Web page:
Ready To Roll

Leasing helps distributors avoid maintenance headaches.

Fleet maintenance today is no small task. As trucks get more high-tech, maintaining them is a difficult and costly proposition that could involve hundreds of thousands of dollars in maintenance facilities and staff, parts inventory, tools, equipment, software and more.

Today, a growing number of food companies, particularly smaller foodservice distributors, are turning to leasing to avoid the burdens of handling maintenance themselves.

Many have chosen full-service leasing, which includes truck repair, preventive maintenance, emergency roadside assistance, insurance, permitting and licensing, fleet consulting, custom spec'd trucks, vehicle washing and custom painting.

Full-service leasing also includes safety programs, driver drug and alcohol testing, rental and replacement vehicles, fuel tax reporting and a fuel program that entitles trucking companies to discounts at affiliated fueling stations.

"Full-service leasing stabilized our fixed costs of running a fleet and minimizes our variable costs," says Michael Winburn, vice president of operations at Shetakis Wholesalers Inc., a foodservice distributor in Las Vegas. The company leases 13 Peterbilts--two 24-foot straight trucks, eight tractors with 36-foot trailers and three tractors with 28-foot trailers--from Preferred Truck Leasing, Las Vegas, one of about 180 PacLease franchises throughout North America.

Shetakis trucks product to 300 hotels and casinos, schools and institutional accounts, all within 90 miles of Las Vegas.

For Andrews Foodservice Systems, Pueblo, CO, leasing is an "insurance policy" against having a truck not running and missing a delivery as a result, says company president George Andrews. Leasing, and the maintenance and emergency road service that go with it, ensure that he will always have premium, late-model, well-maintained trucks available when customers need service.

Andrews' trucks average 100,000-120,000 miles a year delivering food and related products to schools, prisons, restaurants, diners and convenience stores in Colorado, Montana, Okla-homa, New Mexico, North Dakota, South Dakota, Wyoming and Nebraska. Its fleet is mostly Kenworth T800s and a couple of T300 tractors for city delivery. It leases its trucks through MHC Truck Leasing, Colorado Springs, CO, another PacLease franchise.

Preventive Maintenance For companies like Andrews and Shetakis, "the regular schedule of maintenance is a high priority," says Gene Scoggins, vice president of sales at Oakbrook Terrace, IL-based Nationa-Lease, which operates 550 truck leasing locations throughout the United States and Canada and offers maintenance and roadside assistance from 20,000 ap-proved vendors across North America.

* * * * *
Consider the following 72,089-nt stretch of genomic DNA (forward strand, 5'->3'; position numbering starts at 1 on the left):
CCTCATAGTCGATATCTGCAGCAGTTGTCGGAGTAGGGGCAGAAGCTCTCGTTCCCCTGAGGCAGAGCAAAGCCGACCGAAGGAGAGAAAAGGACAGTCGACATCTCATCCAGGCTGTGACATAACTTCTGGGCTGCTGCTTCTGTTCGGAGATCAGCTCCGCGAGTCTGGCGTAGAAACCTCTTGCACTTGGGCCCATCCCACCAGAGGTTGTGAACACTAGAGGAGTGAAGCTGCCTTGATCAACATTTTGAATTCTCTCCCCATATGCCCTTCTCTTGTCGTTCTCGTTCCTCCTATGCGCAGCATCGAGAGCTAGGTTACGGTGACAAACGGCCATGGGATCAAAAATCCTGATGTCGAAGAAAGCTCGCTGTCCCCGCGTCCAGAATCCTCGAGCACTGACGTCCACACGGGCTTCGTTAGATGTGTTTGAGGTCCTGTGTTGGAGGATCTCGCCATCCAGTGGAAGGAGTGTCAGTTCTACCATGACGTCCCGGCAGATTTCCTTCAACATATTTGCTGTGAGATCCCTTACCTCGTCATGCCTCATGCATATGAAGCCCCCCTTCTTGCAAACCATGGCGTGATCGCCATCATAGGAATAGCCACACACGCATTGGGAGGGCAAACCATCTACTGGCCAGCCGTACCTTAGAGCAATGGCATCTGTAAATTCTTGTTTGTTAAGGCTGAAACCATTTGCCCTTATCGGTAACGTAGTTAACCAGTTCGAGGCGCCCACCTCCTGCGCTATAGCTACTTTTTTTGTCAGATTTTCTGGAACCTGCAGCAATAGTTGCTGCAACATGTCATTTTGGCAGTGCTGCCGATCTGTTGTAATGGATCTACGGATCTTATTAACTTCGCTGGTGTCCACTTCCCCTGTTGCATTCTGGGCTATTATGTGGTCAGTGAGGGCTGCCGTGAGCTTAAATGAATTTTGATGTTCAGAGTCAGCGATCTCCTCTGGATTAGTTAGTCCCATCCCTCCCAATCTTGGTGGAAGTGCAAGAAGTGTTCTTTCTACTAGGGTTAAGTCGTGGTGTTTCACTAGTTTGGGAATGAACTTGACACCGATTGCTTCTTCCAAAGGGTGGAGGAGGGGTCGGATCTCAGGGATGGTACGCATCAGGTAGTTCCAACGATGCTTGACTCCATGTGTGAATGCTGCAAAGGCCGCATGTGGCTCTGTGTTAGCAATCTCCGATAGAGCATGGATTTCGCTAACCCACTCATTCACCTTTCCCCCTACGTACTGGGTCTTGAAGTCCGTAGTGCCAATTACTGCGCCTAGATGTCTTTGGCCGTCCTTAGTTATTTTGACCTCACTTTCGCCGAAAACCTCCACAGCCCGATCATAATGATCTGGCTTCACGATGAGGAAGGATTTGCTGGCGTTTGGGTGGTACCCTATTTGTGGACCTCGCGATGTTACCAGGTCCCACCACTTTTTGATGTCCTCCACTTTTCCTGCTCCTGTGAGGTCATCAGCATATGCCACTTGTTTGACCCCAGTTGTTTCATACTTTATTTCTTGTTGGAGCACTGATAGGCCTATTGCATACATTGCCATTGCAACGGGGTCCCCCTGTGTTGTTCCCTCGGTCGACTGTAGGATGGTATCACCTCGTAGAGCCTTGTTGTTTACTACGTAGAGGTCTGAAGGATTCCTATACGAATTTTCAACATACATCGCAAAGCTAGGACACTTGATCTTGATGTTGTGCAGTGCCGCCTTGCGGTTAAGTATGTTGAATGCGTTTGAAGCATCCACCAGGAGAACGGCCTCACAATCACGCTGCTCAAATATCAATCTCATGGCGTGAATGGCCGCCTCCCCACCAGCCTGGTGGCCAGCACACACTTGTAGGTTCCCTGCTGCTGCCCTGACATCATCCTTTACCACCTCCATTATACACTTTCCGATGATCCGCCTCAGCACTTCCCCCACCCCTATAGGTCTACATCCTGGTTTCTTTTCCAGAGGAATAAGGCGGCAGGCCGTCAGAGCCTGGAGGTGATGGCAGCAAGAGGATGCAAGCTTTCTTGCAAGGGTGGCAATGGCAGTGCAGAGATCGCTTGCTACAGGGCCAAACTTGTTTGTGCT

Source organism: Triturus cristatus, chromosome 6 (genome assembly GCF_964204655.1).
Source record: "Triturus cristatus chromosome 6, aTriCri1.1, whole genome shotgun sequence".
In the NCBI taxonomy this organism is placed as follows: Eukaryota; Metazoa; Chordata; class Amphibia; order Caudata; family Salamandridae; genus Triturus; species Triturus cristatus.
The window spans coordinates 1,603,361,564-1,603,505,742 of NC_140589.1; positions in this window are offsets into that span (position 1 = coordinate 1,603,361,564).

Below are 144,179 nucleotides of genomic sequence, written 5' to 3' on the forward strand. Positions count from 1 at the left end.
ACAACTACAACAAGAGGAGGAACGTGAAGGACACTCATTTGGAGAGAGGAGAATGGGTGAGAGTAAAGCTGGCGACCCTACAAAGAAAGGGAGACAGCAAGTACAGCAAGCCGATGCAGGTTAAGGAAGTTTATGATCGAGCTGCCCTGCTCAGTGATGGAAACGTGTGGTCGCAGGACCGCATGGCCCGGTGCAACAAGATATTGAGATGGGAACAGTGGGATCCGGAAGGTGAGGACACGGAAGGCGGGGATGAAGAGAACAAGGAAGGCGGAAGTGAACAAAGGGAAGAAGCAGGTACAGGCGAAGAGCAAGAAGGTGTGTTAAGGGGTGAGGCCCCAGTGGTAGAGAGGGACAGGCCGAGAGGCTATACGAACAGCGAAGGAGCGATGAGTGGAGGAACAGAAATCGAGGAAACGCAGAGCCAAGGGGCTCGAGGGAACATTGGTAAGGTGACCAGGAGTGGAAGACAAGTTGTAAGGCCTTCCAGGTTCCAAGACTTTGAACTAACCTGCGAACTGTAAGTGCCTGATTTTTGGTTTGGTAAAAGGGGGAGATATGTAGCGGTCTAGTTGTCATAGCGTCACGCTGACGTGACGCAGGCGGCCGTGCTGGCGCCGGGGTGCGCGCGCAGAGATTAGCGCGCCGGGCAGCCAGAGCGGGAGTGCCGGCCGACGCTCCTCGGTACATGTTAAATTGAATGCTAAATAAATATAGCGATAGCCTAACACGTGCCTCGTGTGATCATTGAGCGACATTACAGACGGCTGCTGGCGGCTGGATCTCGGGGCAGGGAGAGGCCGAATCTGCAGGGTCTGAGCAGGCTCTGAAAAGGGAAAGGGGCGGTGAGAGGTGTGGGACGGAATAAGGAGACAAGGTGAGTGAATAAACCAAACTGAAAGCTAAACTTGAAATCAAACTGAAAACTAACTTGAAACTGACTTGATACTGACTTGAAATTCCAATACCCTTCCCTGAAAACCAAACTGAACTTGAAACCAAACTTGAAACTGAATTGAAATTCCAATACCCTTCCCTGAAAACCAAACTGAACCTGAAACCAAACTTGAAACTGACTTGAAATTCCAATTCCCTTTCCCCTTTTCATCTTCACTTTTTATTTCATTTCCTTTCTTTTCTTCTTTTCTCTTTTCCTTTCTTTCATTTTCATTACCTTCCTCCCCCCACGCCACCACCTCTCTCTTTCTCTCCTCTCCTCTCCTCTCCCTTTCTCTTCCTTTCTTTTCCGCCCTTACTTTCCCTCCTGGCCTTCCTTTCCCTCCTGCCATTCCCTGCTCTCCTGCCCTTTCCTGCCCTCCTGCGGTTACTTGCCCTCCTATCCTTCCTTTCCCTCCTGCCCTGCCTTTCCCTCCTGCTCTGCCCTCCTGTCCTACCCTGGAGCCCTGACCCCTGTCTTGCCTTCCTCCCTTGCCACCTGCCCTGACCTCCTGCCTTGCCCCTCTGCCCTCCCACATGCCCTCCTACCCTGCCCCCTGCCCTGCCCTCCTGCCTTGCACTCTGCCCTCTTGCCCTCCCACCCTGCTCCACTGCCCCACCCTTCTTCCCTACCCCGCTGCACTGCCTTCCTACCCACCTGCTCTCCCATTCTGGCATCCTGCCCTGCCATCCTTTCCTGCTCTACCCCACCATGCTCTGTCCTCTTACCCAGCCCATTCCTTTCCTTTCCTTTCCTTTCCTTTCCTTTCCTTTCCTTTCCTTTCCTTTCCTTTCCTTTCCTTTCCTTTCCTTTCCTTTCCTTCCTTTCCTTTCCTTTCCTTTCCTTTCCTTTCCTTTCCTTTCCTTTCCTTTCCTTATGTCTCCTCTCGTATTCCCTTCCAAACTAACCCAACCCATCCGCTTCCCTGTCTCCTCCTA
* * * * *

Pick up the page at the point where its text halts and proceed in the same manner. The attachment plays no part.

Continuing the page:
Andrews and Shetakis are not unique in their moves toward leasing. Scoggins reports that in the last two years, his company has been doing "a lot more with food, especially leasing and fleet maintenance."

In fact, the Food Marketing Institute reported in its 2004 Food Industry Transportation and Fleet Maintenance Report that leasing among food companies is on the rise. In 2003, only 2 percent of companies used a leasing company for new equipment, while in 2004, that number rose to 5 percent.

And it's not just in food. Across all industries, an increasing number of companies are switching to full-service leases, according to the Truck Renting and Leasing Association (TRALA). In 2003, leasing saw 16 percent growth, and the trend is continuing, the association reported.

"I've been here for 31 years and I've never seen the market so active," says Richard Carson, vice president of fleet management solutions for Miami-based Ryder Systems Inc. "The leasing industry is booming any way you look at it. At Ryder, new [leasing] accounts are up 47 percent and gross [leasing] sales are up over 50 percent. Now through the end of 2006, we expect the market to stay very active."

In addition to the basic maintenance considerations, Carson says the continued constraint on truck capacity, a reluctance to commit vitally needed capital and long wait times to get new trucks are driving many companies that once only purchased equipment to explore renting and leasing options.

It Just Makes Sense "In any economic climate, it makes sense for fleets to lease their trucks," says Peter Vroom, TRALA's president. "In a bad economy, companies often lease to leverage tight capital. In a good economy, they want to look after their company's capital but also want to avoid the hassles of owning and operating their vehicles."

Those hassles are a thing of the past for Shetakis. Through the company's lease arrangement with Preferred, "I have to make only one phone call and Preferred says they will take care of what I need and they do it. Preferred twice a week inspects our trucks at our site and takes care of the needed maintenance. Every repair or maintenance, except for two, has been done at our facility, and those two were handled at Preferred," Winburn says. "We don't have to pay a driver overtime to shuttle a truck to a distant repair facility.

"If we call in a maintenance problem, it is taken care of by the next morning at our site by a night technician or a substitute truck is driven to us," he adds. "We never miss a beat with Preferred and PacLease.

If Shetakis hadn't chosen to lease its trucks, Winburn says he would have had to hire a transportation manager to handle maintenance, fuel tax reporting, daily vehicle inspection reports and more. "When I look at our head count, and for our size of operation, full-service leasing is the most effective way to go," he says.

As a company, Andrews was not always a firm believer in leasing. "Now we do both and it makes us more efficient and profitable," he says.